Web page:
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J Virol. 2008 Jul;82(14):6829-37. doi: 10.1128/JVI.00353-08. Epub 2008 Apr 30.

Differential antigen requirements for protection against systemic and intranasal vaccinia virus challenges in mice.

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  • 1Division of Viral Pathogenesis, Beth Israel Deaconess Medical Center, Harvard Medical School, Boston, MA 02215, USA.

Abstract

The development of a subunit vaccine for smallpox represents a potential strategy to avoid the safety concerns associated with replication-competent vaccinia virus. Preclinical studies to date with subunit smallpox vaccine candidates, however, have been limited by incomplete information regarding protective antigens and the requirement for multiple boost immunizations to afford protective immunity. Here we explore the protective efficacy of replication-incompetent, recombinant adenovirus serotype 35 (rAd35) vectors expressing the vaccinia virus intracellular mature virion (IMV) antigens A27L and L1R and extracellular enveloped virion (EEV) antigens A33R and B5R in a murine vaccinia virus challenge model. A single immunization with the rAd35-L1R vector effectively protected mice against a lethal systemic vaccinia virus challenge. The rAd35-L1R vector also proved more efficacious than the combination of four rAd35 vectors expressing A27L, L1R, A33R, and B5R. Moreover, serum containing L1R-specific neutralizing antibodies afforded postexposure prophylaxis after systemic vaccinia virus infection. In contrast, the combination of rAd35-L1R and rAd35-B5R vectors was required to protect mice against a lethal intranasal vaccinia virus challenge, suggesting that both IMV- and EEV-specific immune responses are important following intranasal infection. Taken together, these data demonstrate that different protective antigens are required based on the route of vaccinia virus challenge. These studies also suggest that rAd vectors warrant further assessment as candidate subunit smallpox vaccines.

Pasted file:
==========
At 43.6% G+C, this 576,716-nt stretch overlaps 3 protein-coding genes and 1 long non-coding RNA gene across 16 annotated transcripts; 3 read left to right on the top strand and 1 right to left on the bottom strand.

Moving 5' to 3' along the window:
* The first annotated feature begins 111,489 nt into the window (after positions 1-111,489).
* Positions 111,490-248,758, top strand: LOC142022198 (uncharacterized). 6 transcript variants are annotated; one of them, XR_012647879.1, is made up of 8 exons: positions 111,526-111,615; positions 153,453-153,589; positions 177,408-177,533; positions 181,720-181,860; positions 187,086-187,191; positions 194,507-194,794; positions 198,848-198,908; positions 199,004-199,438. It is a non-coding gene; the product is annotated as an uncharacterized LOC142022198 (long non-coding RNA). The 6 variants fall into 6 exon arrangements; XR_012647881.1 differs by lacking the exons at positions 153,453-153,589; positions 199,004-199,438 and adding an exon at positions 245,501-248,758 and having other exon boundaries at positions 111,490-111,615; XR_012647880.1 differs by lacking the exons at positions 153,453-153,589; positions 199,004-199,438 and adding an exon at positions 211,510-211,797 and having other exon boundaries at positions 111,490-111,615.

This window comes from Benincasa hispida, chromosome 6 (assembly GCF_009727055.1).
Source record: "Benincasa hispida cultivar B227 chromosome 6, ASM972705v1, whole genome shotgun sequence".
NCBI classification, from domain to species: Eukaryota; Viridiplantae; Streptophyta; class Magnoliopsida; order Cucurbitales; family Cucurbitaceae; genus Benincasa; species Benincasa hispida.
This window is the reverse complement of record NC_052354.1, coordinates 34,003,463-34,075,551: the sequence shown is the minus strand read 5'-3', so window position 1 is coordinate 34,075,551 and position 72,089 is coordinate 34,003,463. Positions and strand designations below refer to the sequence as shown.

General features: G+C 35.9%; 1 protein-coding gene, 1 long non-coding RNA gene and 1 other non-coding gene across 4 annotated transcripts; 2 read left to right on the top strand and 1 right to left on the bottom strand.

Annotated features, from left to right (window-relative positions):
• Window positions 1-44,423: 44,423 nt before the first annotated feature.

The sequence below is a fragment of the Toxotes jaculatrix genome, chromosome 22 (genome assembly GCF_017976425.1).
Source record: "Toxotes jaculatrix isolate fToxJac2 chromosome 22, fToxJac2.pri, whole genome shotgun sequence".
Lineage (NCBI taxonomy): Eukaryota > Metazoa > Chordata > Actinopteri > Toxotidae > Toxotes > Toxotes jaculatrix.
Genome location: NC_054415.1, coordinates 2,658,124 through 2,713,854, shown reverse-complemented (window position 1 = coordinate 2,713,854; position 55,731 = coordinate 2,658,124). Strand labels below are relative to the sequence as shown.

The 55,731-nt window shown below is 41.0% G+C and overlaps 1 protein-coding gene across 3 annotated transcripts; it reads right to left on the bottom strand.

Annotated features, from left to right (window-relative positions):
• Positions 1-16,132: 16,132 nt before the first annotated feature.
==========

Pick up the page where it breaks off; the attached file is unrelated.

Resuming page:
PMID:
18448519
[PubMed - indexed for MEDLINE]
PMCID:
PMC2446990
Free PMC Article
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